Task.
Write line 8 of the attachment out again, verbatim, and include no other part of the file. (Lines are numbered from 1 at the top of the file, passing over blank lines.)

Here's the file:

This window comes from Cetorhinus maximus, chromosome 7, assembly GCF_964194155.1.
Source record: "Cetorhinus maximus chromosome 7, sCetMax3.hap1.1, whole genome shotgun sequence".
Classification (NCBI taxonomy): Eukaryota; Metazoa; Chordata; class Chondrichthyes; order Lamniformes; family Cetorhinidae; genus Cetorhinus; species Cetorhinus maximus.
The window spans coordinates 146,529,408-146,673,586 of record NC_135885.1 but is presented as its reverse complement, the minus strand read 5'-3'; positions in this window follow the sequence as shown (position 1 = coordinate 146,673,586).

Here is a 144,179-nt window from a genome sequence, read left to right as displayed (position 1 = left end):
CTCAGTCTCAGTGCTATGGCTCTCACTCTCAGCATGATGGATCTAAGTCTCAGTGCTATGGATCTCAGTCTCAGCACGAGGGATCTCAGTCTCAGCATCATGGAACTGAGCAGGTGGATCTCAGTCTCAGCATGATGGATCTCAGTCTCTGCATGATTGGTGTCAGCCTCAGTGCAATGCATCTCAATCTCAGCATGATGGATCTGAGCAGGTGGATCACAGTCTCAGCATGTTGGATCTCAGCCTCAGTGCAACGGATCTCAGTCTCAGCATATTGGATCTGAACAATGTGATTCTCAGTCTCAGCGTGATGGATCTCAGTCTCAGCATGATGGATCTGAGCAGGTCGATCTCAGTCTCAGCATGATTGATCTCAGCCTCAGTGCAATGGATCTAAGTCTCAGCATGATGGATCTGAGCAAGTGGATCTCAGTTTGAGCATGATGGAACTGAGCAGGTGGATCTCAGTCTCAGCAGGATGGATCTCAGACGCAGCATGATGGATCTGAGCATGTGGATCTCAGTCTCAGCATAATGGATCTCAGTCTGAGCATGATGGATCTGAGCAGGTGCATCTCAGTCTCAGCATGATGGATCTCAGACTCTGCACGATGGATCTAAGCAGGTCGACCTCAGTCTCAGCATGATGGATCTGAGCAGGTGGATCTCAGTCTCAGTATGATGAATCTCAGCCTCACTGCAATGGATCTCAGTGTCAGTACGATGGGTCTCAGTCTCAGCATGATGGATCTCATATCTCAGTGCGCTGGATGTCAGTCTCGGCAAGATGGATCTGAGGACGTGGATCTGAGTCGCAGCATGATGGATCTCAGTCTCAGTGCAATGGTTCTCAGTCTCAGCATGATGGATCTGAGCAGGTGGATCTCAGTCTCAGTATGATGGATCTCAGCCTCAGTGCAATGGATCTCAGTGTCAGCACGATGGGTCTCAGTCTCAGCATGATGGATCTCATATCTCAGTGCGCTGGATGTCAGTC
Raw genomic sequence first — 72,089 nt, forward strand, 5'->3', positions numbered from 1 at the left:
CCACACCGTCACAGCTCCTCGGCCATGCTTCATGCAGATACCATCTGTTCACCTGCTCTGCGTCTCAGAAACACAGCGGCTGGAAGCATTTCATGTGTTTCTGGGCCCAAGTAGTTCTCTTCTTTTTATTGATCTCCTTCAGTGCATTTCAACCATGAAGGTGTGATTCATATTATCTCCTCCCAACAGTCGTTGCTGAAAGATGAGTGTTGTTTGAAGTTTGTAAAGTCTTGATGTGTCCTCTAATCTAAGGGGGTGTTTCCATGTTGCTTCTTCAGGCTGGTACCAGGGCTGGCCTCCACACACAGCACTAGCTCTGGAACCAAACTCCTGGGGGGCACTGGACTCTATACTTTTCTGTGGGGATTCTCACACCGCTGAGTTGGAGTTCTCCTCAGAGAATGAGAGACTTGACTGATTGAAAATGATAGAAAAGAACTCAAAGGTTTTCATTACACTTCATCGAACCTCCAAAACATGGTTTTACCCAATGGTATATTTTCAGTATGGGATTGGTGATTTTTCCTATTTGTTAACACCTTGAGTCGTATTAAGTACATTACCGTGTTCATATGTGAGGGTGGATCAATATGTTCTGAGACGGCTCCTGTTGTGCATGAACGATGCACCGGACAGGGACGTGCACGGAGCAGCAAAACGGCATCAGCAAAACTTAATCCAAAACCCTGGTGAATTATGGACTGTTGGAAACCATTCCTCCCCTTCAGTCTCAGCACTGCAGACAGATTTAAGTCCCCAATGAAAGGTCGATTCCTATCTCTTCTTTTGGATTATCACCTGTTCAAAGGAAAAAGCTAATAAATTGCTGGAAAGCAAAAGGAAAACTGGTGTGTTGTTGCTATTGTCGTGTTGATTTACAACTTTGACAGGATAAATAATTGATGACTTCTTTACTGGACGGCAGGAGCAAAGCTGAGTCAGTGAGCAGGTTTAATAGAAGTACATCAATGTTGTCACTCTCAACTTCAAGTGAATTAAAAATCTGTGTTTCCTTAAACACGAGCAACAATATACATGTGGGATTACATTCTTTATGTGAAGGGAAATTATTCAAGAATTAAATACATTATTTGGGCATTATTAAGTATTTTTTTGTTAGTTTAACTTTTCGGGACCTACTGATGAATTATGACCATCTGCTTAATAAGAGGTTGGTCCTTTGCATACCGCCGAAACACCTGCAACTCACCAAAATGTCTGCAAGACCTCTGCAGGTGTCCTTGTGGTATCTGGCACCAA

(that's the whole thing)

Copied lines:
CCACACCGTCACAGCTCCTCGGCCATGCTTCATGCAGATACCATCTGTTCACCTGCTCTGCGTCTCAGAAACACAGCGGCTGGAAGCATTTCATGTGTTTCTGGGCCCAAGTAGTTCTCTTCTTTTTATTGATCTCCTTCAGTGCATTTCAACCATGAAGGTGTGATTCATATTATCTCCTCCCAACAGTCGTTGCTGAAAGATGAGTGTTGTTTGAAGTTTGTAAAGTCTTGATGTGTCCTCTAATCTAAGGGGGTGTTTCCATGTTGCTTCTTCAGGCTGGTACCAGGGCTGGCCTCCACACACAGCACTAGCTCTGGAACCAAACTCCTGGGGGGCACTGGACTCTATACTTTTCTGTGGGGATTCTCACACCGCTGAGTTGGAGTTCTCCTCAGAGAATGAGAGACTTGACTGATTGAAAATGATAGAAAAGAACTCAAAGGTTTTCATTACACTTCATCGAACCTCCAAAACATGGTTTTACCCAATGGTATATTTTCAGTATGGGATTGGTGATTTTTCCTATTTGTTAACACCTTGAGTCGTATTAAGTACATTACCGTGTTCATATGTGAGGGTGGATCAATATGTTCTGAGACGGCTCCTGTTGTGCATGAACGATGCACCGGACAGGGACGTGCACGGAGCAGCAAAACGGCATCAGCAAAACTTAATCCAAAACCCTGGTGAATTATGGACTGTTGGAAACCATTCCTCCCCTTCAGTCTCAGCACTGCAGACAGATTTAAGTCCCCAATGAAAGGTCGATTCCTATCTCTTCTTTTGGATTATCACCTGTTCAAAGGAAAAAGCTAATAAATTGCTGGAAAGCAAAAGGAAAACTGGTGTGTTGTTGCTATTGTCGTGTTGATTTACAACTTTGACAGGATAAATAATTGATGACTTCTTTACTGGACGGCAGGAGCAAAGCTGAGTCAGTGAGCAGGTTTAATAGAAGTACATCAATGTTGTCACTCTCAACTTCAAGTGAATTAAAAATCTGTGTTTCCTTAAACACGAGCAACAATATACATGTGGGATTACATTCTTTATGTGAAGGGAAATTATTCAAGAATTAAATACATTATTTGGGCATTATTAAGTATTTTTTTGTTAGTTTAACTTTTCGGGACCTACTGATGAATTATGACCATCTGCTTAATAAGAGGTTGGTCCTTTGCATACCGCCGAAACACCTGCAACTCACCAAAATGTCTGCAAGACCTCTGCAGGTGTCCTTGTGGTATCTGGCACCAA